Emergency assistance via the Internet of Flying Things

Published on 18/11/2019 in Innovate

Emergency assistance via the Internet of Flying Things

The police and fire service are increasingly using drones to monitor and safeguard security. Speed and image quality are crucial here. In this respect, 5G promises to stand out.

Tracking down fugitives and missing persons

Drones have numerous applications for the forces of law and order: keeping an eye on things during public events, locating flashpoints, helping to track down fugitives or missing persons, etc. “With the help of unmanned flying objects, the police and fire service can quickly form an image of what is happening on the ground. That enables them to guide the people on site appropriately,” explains Tom De Jaeger, CEO at Tersec, which makes the camera images and GPS coordinates of the drones visible and available in real time.

The better the image quality, the more accurately the police and fire service can survey possible problem situations and therefore make efficient decisions.

Tom De Jaeger, CEO of Tersec


5G: a sharper, faster picture

At the moment, a video transmitter with a SIM card sends the drone images to the competent services over the 4G network. “The better the image quality, the more accurately the police and fire service can assess potential problem situations,” Tom explains.

“The 4G network provides images in Full HD quality, but there is room for improvement. A 4K resolution gives subtle details in sharper focus, which is a great advantage in delicate operations. The arrival of 5G makes this 4K image quality possible,” Tom notes. “What’s more, 5G keeps image delays to an absolute minimum. When the drone pilot operates the device via the 5G network, it will respond to instructions even faster, which is very important to ensure a safe flight.”

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What offers 5G?

Westkust police zone pioneers

The forces of law and order view and analyze the drone images in real time on the Tersec Tactical Observation Platform. “That is done in the control center, in aircraft or on site,” Tom explains. He mentions the Westkust police zone as a pioneer in this. The corps has three drone pilots who have benefited from extensive theoretical and practical training.

The police zone has three drones with a thermal imaging camera: one practice device and two devices that can be deployed on the ground. The drones provide Westkust with assistance during public events, when tracking down missing persons, directing traffic and conducting judicial investigations, etc.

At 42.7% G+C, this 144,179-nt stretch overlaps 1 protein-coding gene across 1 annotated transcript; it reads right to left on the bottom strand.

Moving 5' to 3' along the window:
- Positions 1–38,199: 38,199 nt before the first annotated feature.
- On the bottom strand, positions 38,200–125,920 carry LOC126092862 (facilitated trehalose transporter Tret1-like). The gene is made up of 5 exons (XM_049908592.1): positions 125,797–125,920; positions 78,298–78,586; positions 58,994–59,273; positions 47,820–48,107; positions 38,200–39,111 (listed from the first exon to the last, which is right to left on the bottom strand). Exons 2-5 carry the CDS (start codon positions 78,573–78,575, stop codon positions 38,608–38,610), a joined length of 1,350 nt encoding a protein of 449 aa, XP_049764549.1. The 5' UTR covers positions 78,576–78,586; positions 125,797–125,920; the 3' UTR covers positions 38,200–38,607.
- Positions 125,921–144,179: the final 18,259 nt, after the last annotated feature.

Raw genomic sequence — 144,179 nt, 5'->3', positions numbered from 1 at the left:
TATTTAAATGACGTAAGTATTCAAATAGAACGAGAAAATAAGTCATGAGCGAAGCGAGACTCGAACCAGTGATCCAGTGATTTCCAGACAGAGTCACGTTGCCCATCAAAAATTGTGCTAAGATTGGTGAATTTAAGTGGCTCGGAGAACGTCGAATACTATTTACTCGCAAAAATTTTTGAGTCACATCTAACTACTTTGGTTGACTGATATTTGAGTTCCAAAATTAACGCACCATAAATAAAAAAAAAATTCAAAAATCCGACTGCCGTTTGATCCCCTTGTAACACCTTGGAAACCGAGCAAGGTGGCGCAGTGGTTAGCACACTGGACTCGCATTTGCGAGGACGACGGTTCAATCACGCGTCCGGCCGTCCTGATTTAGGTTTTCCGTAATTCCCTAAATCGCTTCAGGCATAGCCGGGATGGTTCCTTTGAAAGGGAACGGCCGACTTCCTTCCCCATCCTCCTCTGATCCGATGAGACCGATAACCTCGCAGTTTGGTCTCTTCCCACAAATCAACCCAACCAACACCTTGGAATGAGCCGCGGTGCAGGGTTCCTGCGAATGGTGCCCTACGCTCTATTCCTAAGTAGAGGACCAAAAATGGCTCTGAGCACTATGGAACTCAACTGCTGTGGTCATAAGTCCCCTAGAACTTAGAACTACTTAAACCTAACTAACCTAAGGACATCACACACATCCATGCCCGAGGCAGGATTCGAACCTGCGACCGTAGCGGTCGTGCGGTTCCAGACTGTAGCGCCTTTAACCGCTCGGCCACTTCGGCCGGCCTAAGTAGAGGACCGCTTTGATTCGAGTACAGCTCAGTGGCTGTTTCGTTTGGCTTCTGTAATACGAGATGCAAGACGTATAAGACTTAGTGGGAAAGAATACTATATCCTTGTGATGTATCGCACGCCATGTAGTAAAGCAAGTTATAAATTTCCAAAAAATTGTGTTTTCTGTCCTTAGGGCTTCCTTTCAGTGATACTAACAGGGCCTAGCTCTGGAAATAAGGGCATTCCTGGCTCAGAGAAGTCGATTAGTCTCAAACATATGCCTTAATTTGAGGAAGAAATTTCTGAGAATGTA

What about privacy?

As an instructor, Tom speaks from experience when he talks about the level of training. “The bar is high, both for theory and practice. It can easily be compared with a light version of the sport pilot course (PPL). The training focuses mainly on specific emergency situations.” According to Tom, the initial objections to drones have largely faded away.

“A 2016 royal decree set out the rules more clearly. Recreational and commercial uses are bound by strict rules and also fall under the new Camera Act. Drones are equipped with a security mechanism which sends the device back to its lift-off point if it loses contact with the ground station. What’s more, the data and images collected by the police are sent straight to a secure server. So, the data are under control.”

5G keeps image delays to an absolute minimum. When the drone pilot operates the device via the 5G network, it will respond to instructions even faster.

Tom De Jaeger, CEO of Tersec


Internet or drones?

Tom expects drones to be able to communicate with one another and exchange data on their location and direction in the future. He sees an important role for the 5G network here. The question remains how the legislation on the ‘Beyond Visual Line of Sight’ flights will evolve. In Belgium, pilots have to maintain visual contact with the drone while, in Australia, autonomous drone flights carrying medical packages are already permitted.

Tersec develops and integrates systems for police and emergency services. The company makes the drones’ camera images and GPS coordinates available immediately. That way, the emergency services gain a real-time overview of the situation on site, benefiting situation awareness.

Tom De Jaeger is the founder of Tersec. The company specializes in system development and integration for emergency services. Tom also gives training courses in his area of expertise at Noordzee Drones – a training and knowledge center for drones and drone pilots.

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